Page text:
By Helen Hirsh Spence
Estimated read, 2:31 min.
I’ve heard the expression, the ‘messy middle’, to describe the stage of life that those born between 1945-1964, or earlier, are living through today. The last of the Boomer generation will turn 65 in 2030 which means a large majority are experiencing a period of transition that can be both frightening, and exciting.
This messy ‘in-between’ period is often characterized by changes that are made unintentionally, or fraught with stress, despite the reality that there are opportunities out there that can turn this awkward time into the best time of life.
Sadly, however, there is no ritual or ceremony to welcome individuals into their later stages of life. The word, ‘retirement’ has, by default, been used to indicate age 65 (along with a change in employment status, whether desired or not). Many statistics about older adults lump everyone over 65 into the same category, although there are more differences among them than differences between generations. Luckily, future generations over age 65 will have us as their role models to help navigate their longer lives.
There is, however, light at the end of the tunnel. There seem to be more and more articles that reference ageing in a positive light. Is the Zeitgeist of the day finally pivoting from a youth centric focus to an older one, or is it just wishful thinking? Is there a power shift?
The Screen Actors Guild awards heralded Meryl Streep, Helen Mirren, and a few other “over 50-year-olds” as being elegant, and progressive. Imagine! Meryl wore a sleeveless gown which didn’t hide her “sagging underarms”. I quote this deliberately. To think that this is worthy of mention infuriates me. The beer bellies and balding heads of seventy-two-year-old men are never mentioned. These older gentlemen are, instead, regarded as distinguished. Gendered ageism is alive and well, but I digress.
This weekend, I caught up on webinars that I missed during the week. One exceptional week-long session was about the need to reframe ageing. It was put on by Maria Shriver who had numerous experts talk to the audience about the current research on ageing well, and how to ensure a longer life-span is matched with an equally long health-span.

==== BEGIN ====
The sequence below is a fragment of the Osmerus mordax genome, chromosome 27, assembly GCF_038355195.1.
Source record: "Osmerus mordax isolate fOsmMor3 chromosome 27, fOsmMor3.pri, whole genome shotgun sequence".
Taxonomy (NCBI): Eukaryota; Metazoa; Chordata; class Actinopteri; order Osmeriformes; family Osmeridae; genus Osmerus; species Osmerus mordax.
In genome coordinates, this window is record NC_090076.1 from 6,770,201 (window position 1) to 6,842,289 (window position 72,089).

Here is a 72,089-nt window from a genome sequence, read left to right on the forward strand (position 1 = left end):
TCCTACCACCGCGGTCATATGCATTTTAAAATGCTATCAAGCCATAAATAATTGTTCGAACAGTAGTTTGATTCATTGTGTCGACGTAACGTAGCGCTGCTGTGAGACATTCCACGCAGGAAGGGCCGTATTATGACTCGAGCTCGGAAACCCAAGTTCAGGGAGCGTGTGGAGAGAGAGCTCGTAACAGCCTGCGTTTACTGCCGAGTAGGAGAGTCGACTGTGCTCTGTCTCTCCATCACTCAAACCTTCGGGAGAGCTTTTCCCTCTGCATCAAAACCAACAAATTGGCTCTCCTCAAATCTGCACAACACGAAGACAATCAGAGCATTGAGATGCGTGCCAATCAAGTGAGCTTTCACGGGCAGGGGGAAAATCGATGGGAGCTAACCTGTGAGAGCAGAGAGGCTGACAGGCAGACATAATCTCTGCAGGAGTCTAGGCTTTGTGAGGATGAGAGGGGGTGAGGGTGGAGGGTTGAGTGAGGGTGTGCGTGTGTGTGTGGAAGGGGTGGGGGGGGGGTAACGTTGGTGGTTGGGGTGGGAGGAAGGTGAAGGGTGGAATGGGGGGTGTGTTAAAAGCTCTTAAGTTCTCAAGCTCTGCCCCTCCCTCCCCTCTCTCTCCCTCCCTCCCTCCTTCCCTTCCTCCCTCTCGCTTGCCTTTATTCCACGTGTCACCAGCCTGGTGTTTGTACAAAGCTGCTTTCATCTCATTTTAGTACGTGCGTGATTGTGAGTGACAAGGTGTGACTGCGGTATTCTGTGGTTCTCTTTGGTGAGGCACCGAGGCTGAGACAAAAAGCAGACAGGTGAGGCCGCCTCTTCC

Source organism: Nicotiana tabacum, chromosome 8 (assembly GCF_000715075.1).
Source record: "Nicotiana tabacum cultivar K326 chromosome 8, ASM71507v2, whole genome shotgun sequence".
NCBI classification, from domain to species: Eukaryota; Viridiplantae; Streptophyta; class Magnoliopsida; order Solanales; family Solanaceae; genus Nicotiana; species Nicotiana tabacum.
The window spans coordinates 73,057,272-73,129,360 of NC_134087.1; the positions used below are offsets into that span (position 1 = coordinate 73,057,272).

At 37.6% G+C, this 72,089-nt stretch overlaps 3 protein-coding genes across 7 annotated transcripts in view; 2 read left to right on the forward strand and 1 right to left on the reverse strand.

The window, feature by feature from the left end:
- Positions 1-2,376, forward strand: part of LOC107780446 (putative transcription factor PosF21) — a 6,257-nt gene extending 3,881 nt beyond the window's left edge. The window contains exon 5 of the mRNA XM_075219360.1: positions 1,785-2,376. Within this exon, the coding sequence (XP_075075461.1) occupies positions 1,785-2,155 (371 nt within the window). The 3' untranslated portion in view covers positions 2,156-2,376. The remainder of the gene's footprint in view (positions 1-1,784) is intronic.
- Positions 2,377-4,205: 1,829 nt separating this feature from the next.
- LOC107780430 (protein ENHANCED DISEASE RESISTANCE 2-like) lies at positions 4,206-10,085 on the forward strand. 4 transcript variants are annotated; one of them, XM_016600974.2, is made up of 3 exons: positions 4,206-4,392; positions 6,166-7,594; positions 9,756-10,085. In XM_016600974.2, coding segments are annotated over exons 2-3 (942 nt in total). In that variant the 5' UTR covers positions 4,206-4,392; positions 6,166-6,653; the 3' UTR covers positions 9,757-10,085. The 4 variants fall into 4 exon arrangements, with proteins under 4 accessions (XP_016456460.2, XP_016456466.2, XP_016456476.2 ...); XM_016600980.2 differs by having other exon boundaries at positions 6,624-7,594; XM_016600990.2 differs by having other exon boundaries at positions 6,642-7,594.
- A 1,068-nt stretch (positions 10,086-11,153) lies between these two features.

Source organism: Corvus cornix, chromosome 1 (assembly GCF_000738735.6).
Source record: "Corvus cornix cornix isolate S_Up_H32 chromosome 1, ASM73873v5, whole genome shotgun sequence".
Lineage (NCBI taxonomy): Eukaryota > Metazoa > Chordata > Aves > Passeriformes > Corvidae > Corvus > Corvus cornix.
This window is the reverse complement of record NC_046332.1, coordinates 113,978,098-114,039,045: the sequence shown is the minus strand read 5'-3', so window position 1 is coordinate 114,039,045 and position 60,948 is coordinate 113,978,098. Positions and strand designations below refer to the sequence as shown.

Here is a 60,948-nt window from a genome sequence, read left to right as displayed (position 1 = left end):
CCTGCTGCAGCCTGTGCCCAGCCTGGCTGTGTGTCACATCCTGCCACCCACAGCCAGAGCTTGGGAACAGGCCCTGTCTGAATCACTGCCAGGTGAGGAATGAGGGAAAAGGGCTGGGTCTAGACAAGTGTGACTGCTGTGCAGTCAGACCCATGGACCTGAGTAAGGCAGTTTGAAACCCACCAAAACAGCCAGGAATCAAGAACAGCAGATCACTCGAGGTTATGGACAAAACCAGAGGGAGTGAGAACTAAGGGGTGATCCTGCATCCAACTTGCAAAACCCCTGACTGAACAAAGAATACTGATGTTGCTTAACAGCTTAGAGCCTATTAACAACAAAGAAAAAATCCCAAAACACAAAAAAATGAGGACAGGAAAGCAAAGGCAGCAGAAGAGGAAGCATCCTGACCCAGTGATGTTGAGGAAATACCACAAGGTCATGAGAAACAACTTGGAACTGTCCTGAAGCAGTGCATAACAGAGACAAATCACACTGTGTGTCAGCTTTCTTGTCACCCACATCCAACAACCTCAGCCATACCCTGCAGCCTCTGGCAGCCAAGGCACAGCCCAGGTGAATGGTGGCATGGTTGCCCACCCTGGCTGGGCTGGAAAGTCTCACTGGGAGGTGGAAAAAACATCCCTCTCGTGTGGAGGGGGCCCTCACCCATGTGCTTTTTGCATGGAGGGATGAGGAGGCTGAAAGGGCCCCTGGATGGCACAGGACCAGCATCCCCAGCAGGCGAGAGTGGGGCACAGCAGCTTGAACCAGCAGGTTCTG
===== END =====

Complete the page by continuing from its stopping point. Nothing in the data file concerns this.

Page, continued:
Not surprisingly references were made to some of the key factors that will guarantee a better, older life. Taking advantage of the ‘messy middle’ by finding purpose, engaging actively in community, learning new skills, exploring possibilities, staying active, and eating and sleeping well were among the most significant.
Meryl Streep has always challenged contemporary norms and she is doing so by dressing as she wishes. There’s nothing ‘age-appropriate’ about what Meryl Streep does or says. She has come into her own. And this is what I wish for everyone as they age.
How are you enjoying this new stage of life? Connection, learning, engagement, curiosity, playfulness, creativity, and activity are some of the basic ingredients of all Top Sixty’s courses. Make your messy middle the best time of your life by exploring your path within a trusted community. Fast Forward* but not yet to the end.
*Learn about Top Sixty’s 5-part course, Fast Forward: Your Hundred Year Life HERE